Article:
This is a bit of an unexpected post, inspired by my daily perusing of my Twitter feed, this morning. Innocently enough, I scoured the trending topics and words of my favorite celebrities, authors, local and national companies, among others. However, halfway through my scan, my interest was piqued. As a newspaper and magazine fanatic, a tweet with a link to an article with an interesting title captured my eye: “If You Want to Be Successful, You Have to Beg For It,” an article written by Cosmopolitan editor, Amy Odell: (http://www.cosmopolitan.com/celebrity/news/secrets-to-success?src=spr_FBPAGE&spr_id=1440_28464741). It wasn’t simply the overall premise of the article that captured my eye, but the fact that after reading several sentences, I realized it was about a career and field I desperately aspired to enter in years past: Journalism, but specifically, as a national magazine editor.
When I was younger, becoming a magazine editor was truly all I wanted. There was nothing better than the rush of interviewing people, whether it was the football star of my high school, or a teacher introducing the concept of “SMART boards” into the classroom (both individuals I actually interviewed way back when). It didn’t matter what type of article I was writing, but rather, I relished in the opportunity of actually being able to be published and have my words read and heard. However, writing and journalism never came easy to me. Criticism, as I’m sure with many others, was something I experienced and endured on a daily basis. However, I took it hard, probably harder than I should have, looking back. Though, one time in particular stands out to me where I actually proved true what author/editor, Odell mentions in her article. I was all of 15 years old and an incoming sophomore in high school. Each Thursday, my local county newspaper published a teen section entitled, “Reality.” Eagerly, the moment I could, I submitted my application a year prior to that, as a freshman. Much to my dismay, I was denied, as the editor of the section informed me my writing could “use improvement,” and “less adjectives.” Hearing this, though I was heartbroken, I was not discouraged. Back then, I roared with drive and momentum, eager to chase my dreams no matter how far or distanced they appeared and felt. I wanted to be that girl, the one who pushed her way into rooms and situations, determined to get the facts from whatever might be occurring; the one who never took no for an answer. I carried this mindset with me throughout my entire freshman year of high school, into the summer leading into my sophomore year, where I picked myself up and again submitted my application to Reality.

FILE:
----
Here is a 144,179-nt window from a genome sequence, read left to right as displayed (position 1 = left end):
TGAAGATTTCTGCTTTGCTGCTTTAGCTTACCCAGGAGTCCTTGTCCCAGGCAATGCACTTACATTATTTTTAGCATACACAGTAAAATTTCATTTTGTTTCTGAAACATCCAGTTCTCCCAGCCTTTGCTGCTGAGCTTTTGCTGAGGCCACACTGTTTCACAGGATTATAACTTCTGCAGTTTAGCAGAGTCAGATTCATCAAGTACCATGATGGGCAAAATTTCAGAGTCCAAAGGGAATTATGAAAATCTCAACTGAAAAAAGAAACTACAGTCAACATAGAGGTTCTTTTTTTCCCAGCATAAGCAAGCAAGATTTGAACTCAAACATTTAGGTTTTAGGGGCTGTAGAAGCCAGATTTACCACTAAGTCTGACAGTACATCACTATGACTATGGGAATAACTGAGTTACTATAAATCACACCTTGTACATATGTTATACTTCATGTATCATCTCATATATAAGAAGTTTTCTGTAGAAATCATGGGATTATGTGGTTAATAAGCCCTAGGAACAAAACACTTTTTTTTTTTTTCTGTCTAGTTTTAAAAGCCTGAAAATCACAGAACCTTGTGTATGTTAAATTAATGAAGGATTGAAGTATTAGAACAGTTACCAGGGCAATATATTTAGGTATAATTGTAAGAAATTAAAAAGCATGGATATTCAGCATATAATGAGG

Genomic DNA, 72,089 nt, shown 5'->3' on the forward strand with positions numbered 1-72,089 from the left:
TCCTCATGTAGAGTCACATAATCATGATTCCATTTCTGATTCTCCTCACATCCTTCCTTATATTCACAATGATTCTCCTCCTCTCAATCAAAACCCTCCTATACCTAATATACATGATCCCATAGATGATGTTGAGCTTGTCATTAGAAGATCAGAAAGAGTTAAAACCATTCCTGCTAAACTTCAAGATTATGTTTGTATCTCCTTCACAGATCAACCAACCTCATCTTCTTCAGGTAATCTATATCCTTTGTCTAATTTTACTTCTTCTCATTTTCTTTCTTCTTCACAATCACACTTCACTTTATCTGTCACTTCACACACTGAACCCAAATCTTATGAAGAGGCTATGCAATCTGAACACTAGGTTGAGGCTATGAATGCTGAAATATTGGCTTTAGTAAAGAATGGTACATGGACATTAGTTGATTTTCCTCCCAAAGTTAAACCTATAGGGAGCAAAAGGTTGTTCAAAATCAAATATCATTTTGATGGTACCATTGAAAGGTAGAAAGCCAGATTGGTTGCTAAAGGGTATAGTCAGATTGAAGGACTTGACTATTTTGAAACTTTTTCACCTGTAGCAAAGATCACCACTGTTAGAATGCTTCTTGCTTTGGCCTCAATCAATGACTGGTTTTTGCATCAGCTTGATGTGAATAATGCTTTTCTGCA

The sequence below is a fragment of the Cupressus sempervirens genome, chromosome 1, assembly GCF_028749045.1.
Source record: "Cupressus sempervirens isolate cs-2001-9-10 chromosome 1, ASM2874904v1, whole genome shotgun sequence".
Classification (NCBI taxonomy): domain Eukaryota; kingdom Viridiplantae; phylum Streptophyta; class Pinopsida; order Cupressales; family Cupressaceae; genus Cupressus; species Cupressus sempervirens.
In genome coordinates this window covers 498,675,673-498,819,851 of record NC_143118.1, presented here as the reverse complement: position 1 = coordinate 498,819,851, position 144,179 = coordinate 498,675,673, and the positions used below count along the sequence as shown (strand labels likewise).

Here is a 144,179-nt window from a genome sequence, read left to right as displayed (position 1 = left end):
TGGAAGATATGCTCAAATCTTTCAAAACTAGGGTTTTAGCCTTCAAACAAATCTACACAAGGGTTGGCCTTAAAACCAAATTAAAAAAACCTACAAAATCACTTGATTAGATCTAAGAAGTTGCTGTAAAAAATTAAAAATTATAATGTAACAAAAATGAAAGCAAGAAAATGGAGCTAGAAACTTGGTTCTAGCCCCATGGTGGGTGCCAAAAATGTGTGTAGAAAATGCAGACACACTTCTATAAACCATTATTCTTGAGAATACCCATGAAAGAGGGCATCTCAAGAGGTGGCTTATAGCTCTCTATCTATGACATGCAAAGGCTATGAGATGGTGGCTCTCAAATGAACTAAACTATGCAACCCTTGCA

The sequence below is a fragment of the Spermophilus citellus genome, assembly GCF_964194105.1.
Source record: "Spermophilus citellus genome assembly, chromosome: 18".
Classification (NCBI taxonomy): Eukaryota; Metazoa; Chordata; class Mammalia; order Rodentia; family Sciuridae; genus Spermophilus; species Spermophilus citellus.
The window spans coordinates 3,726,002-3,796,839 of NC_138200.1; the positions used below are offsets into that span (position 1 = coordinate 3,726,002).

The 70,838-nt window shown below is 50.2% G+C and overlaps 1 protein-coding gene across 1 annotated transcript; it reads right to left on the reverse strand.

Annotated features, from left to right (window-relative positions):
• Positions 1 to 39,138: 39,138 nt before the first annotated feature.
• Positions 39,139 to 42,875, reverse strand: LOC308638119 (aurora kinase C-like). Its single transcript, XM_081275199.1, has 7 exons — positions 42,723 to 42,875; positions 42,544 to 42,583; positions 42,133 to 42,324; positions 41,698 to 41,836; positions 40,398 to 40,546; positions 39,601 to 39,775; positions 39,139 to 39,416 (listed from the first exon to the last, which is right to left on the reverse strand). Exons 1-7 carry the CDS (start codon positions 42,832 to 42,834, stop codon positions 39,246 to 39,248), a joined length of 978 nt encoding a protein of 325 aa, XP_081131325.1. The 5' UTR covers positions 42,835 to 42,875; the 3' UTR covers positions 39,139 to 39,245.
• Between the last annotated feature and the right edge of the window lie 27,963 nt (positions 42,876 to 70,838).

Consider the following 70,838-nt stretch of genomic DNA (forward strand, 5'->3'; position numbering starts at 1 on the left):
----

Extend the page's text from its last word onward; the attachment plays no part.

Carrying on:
Weeks after submitting my application, again, I was denied acceptance onto the Reality panel, this time being told, my writing STILL needed work and revision, but to apply again the subsequent year. Again, I was crestfallen, wondering if I should terminate my dreams and change focus. While I flirted with the possibility of change, ultimately, I chose to stick to my goals and went on to become the News Editor of my high school newspaper. As an editor, I delved deeper into the field of Journalism, soaking in the active and busy life of the high school newspaper office, toting around my AP style guidebook as though it were the key to achieving my dreams.